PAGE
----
NICK EICHER, HOST: Today is Thursday, April 9th. Good morning! This is The World and Everything in It from listener-supported WORLD Radio. I’m Nick Eicher.
MARY REICHARD, HOST: And I’m Nick Eicher. Cal Thomas now with a word of optimism.
CAL THOMAS, COMMENTATOR: Proverbs 17:22 says, “A cheerful heart is good medicine, but a broken spirit saps a person’s strength.”
Everywhere you look—from newspaper headlines, to TV “alerts,” to people wearing masks in public places—there is hardly any news that isn’t negative. We don’t see many stories about people not getting the coronavirus, or interviews with those who have recovered from it. The negativity epidemic produces its own kind of infection.
In a 2016 Forbes article, neuropsychologist Dr. Fabian van den Berg warned that constant negativity causes stress. He wrote of the relation between stress and bad health. Quoting now: “If you constantly experience negative emotions, you will be subjected to stress and more sensitive to stressful situations. Being positive is the best defense against stress…” End quote.
So stress can harm our immune systems, while a positive attitude may have immunological benefits—along with washing hands, practicing social distancing, staying home as much as possible and wearing face coverings.
One person who is making his own contribution to reverse the trend toward negativity is Mike McCarthy, a WTOP contributor and editor of DC Magazine. From Washington, D.C., a video he created called “One Day Soon: 25 Reasons for Hope,” narrated by his daughter, Annie, shows scenes of life before the shutdown.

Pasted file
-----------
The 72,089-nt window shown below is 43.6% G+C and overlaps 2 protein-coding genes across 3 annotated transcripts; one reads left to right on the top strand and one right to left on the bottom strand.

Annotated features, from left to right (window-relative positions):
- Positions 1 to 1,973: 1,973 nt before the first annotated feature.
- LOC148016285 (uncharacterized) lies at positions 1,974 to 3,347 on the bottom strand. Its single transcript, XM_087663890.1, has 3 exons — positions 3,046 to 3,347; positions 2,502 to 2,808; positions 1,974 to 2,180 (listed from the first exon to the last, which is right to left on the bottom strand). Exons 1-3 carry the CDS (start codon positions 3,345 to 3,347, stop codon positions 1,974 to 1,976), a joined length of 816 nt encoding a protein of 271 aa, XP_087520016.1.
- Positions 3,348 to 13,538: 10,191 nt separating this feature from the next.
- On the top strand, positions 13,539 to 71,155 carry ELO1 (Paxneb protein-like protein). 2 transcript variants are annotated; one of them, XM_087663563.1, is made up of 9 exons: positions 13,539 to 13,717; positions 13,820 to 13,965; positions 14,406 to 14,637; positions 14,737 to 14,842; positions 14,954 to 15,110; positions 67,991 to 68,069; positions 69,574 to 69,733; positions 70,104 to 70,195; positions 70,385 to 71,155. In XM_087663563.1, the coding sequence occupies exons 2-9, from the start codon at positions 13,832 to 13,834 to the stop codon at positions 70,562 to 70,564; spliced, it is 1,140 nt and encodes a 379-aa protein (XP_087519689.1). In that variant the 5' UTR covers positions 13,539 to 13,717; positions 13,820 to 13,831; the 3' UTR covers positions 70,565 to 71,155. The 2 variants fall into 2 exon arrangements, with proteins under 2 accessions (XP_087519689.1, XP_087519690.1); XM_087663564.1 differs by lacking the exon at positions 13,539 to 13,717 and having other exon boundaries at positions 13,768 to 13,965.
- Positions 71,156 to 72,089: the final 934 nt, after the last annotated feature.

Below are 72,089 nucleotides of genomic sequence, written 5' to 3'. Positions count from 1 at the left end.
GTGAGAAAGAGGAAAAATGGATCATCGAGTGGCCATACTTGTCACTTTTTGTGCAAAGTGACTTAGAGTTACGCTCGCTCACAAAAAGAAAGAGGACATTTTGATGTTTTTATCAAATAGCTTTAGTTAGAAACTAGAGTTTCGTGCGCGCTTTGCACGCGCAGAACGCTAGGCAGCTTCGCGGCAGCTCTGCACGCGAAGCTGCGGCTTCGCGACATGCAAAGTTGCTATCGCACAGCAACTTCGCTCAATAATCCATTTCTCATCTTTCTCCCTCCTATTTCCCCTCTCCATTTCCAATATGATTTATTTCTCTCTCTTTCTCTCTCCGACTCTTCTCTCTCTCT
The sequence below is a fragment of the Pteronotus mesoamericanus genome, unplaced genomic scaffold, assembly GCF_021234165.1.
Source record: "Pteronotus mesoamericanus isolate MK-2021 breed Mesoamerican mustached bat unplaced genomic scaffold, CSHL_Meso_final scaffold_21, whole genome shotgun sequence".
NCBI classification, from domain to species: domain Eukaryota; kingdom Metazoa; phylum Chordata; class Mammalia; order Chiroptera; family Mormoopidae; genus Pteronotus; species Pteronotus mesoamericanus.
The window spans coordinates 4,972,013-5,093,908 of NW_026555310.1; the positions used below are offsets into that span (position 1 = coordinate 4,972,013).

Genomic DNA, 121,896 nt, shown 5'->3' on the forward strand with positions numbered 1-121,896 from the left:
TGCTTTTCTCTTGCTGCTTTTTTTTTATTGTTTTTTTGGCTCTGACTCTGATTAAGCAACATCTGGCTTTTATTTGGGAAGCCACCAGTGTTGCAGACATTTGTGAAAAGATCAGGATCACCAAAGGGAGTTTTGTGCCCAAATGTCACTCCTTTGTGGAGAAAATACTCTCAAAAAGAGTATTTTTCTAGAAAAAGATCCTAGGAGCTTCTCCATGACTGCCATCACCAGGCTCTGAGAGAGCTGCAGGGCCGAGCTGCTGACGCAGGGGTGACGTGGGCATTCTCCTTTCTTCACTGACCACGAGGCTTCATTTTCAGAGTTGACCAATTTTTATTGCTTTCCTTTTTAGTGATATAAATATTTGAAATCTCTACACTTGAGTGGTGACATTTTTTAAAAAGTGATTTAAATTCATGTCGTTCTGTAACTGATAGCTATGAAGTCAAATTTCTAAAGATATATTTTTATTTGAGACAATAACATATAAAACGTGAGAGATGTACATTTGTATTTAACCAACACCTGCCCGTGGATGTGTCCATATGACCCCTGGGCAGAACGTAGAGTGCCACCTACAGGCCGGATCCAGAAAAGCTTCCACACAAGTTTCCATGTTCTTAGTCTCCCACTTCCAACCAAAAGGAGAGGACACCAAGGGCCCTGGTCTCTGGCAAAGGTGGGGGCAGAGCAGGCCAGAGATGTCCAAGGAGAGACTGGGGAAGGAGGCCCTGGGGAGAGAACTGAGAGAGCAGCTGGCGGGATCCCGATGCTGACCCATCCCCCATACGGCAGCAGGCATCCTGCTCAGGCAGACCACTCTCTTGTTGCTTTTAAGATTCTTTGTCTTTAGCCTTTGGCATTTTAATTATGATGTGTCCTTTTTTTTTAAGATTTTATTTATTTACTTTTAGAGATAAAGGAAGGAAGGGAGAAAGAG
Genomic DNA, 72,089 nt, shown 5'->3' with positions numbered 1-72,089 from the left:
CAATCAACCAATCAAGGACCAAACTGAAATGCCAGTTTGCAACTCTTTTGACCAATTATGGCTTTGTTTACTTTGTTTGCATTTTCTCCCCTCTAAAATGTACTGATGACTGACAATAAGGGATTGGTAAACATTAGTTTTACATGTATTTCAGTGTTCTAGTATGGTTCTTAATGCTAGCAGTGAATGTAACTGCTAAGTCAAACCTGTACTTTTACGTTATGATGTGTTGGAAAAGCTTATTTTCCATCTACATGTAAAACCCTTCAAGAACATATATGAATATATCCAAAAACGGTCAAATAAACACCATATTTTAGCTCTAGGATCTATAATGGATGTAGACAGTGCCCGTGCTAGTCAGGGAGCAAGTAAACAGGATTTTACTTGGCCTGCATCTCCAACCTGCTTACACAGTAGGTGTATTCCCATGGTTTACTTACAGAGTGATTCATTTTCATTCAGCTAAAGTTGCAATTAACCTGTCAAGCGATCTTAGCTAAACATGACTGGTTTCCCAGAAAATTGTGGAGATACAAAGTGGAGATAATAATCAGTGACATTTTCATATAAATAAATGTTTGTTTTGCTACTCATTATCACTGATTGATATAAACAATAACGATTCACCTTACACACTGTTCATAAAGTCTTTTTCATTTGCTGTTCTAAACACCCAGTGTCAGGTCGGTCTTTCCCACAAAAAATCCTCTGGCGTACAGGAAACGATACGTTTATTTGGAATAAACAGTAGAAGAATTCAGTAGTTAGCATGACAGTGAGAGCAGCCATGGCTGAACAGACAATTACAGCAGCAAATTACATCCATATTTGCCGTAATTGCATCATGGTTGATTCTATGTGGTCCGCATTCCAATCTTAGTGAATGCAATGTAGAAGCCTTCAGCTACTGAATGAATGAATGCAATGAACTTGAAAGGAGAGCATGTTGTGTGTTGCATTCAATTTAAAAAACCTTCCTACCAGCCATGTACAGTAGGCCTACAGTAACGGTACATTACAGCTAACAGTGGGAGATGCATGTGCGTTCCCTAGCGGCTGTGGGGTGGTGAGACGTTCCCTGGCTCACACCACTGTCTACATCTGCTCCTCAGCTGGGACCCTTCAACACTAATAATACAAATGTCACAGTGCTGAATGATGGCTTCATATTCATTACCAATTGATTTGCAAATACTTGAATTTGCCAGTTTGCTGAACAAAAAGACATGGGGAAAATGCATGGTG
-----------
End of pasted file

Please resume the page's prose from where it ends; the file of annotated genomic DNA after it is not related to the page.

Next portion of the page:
Mike writes: “I wanted to remind my friends and family that amid all of this rotten news we see and hear each day, we have something to look forward to and never take for granted again.”
He’s right. We take so much for granted, including health, prosperity, and freedom. To have all three under attack should prove we can never assume they can’t vanish in a moment.
There’s another “Annie” who with her optimistic spirit helped America get through the Great Depression and World War II. The 1977 Broadway musical inspired by the comic premiered during double-digit interest rates, and double-digit unemployment. Annie sang a song that was the epitome of optimism.
If you don’t remember it, here’s a clip from the 1982 film:
ANNIE: “The sun’ll come out tomorrow, so you gotta hang on till tomorrow. Come what may! Tomorrow, tomorrow, I love ya, tomorrow. You’re only a day away.”
There are many other songs that promote optimism and confidence. Think “Gray skies are gonna clear up, put on a happy face” (“Bye Bye Birdie”). Even Elvis Presley sang: “I’ve got confidence, God is gonna see me through. No matter what the case may be, I know He’s gonna fix it for me.”
Let’s “accentuate the positive, eliminate the negative.” We’ll feel better and it might have a side effect of boosting our immune systems.
I’m Cal Thomas.